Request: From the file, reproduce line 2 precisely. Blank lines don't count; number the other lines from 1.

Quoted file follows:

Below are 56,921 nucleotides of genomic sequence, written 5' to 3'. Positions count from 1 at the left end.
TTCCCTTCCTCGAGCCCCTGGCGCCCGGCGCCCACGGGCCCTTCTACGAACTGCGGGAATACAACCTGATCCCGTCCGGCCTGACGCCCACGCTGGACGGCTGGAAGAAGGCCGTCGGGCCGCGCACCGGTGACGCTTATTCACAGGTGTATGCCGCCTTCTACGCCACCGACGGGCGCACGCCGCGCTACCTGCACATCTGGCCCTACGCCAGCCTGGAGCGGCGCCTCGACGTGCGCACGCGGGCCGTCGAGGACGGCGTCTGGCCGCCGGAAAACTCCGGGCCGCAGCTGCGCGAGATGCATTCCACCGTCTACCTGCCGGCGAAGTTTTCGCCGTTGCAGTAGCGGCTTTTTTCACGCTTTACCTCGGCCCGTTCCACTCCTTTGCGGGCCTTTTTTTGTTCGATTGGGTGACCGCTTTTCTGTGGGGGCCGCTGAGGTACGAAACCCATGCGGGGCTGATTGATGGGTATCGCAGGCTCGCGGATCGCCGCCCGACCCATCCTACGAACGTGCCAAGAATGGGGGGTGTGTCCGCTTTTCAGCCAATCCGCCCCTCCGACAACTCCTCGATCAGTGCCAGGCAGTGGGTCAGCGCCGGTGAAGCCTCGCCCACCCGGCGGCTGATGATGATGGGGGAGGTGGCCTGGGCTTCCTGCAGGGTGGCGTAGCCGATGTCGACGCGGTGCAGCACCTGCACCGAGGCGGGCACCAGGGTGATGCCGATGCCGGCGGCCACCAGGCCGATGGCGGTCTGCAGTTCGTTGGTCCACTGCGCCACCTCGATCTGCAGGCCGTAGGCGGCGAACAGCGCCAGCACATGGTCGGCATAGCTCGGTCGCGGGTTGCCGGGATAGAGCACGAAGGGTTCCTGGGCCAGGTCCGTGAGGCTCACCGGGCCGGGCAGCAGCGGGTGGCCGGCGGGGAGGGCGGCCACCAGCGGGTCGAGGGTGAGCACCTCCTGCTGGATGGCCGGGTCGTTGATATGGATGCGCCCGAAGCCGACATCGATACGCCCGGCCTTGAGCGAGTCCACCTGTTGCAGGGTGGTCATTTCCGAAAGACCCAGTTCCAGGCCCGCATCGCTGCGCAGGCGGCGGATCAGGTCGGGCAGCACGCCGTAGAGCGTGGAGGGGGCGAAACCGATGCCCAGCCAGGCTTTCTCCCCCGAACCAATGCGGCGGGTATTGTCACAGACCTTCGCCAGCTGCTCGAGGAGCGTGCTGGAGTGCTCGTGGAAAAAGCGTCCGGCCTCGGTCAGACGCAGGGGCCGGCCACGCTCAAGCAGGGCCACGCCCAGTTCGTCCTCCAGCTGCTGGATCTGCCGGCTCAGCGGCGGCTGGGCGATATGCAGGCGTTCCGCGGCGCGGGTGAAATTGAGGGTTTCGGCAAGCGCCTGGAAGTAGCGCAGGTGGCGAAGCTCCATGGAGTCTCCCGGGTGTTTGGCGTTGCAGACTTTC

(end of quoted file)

TTCCCTTCCTCGAGCCCCTGGCGCCCGGCGCCCACGGGCCCTTCTACGAACTGCGGGAATACAACCTGATCCCGTCCGGCCTGACGCCCACGCTGGACGGCTGGAAGAAGGCCGTCGGGCCGCGCACCGGTGACGCTTATTCACAGGTGTATGCCGCCTTCTACGCCACCGACGGGCGCACGCCGCGCTACCTGCACATCTGGCCCTACGCCAGCCTGGAGCGGCGCCTCGACGTGCGCACGCGGGCCGTCGAGGACGGCGTCTGGCCGCCGGAAAACTCCGGGCCGCAGCTGCGCGAGATGCATTCCACCGTCTACCTGCCGGCGAAGTTTTCGCCGTTGCAGTAGCGGCTTTTTTCACGCTTTACCTCGGCCCGTTCCACTCCTTTGCGGGCCTTTTTTTGTTCGATTGGGTGACCGCTTTTCTGTGGGGGCCGCTGAGGTACGAAACCCATGCGGGGCTGATTGATGGGTATCGCAGGCTCGCGGATCGCCGCCCGACCCATCCTACGAACGTGCCAAGAATGGGGGGTGTGTCCGCTTTTCAGCCAATCCGCCCCTCCGACAACTCCTCGATCAGTGCCAGGCAGTGGGTCAGCGCCGGTGAAGCCTCGCCCACCCGGCGGCTGATGATGATGGGGGAGGTGGCCTGGGCTTCCTGCAGGGTGGCGTAGCCGATGTCGACGCGGTGCAGCACCTGCACCGAGGCGGGCACCAGGGTGATGCCGATGCCGGCGGCCACCAGGCCGATGGCGGTCTGCAGTTCGTTGGTCCACTGCGCCACCTCGATCTGCAGGCCGTAGGCGGCGAACAGCGCCAGCACATGGTCGGCATAGCTCGGTCGCGGGTTGCCGGGATAGAGCACGAAGGGTTCCTGGGCCAGGTCCGTGAGGCTCACCGGGCCGGGCAGCAGCGGGTGGCCGGCGGGGAGGGCGGCCACCAGCGGGTCGAGGGTGAGCACCTCCTGCTGGATGGCCGGGTCGTTGATATGGATGCGCCCGAAGCCGACATCGATACGCCCGGCCTTGAGCGAGTCCACCTGTTGCAGGGTGGTCATTTCCGAAAGACCCAGTTCCAGGCCCGCATCGCTGCGCAGGCGGCGGATCAGGTCGGGCAGCACGCCGTAGAGCGTGGAGGGGGCGAAACCGATGCCCAGCCAGGCTTTCTCCCCCGAACCAATGCGGCGGGTATTGTCACAGACCTTCGCCAGCTGCTCGAGGAGCGTGCTGGAGTGCTCGTGGAAAAAGCGTCCGGCCTCGGTCAGACGCAGGGGCCGGCCACGCTCAAGCAGGGCCACGCCCAGTTCGTCCTCCAGCTGCTGGATCTGCCGGCTCAGCGGCGGCTGGGCGATATGCAGGCGTTCCGCGGCGCGGGTGAAATTGAGGGTTTCGGCAAGCGCCTGGAAGTAGCGCAGGTGGCGAAGCTCCATGGAGTCTCCCGGGTGTTTGGCGTTGCAGACTTTC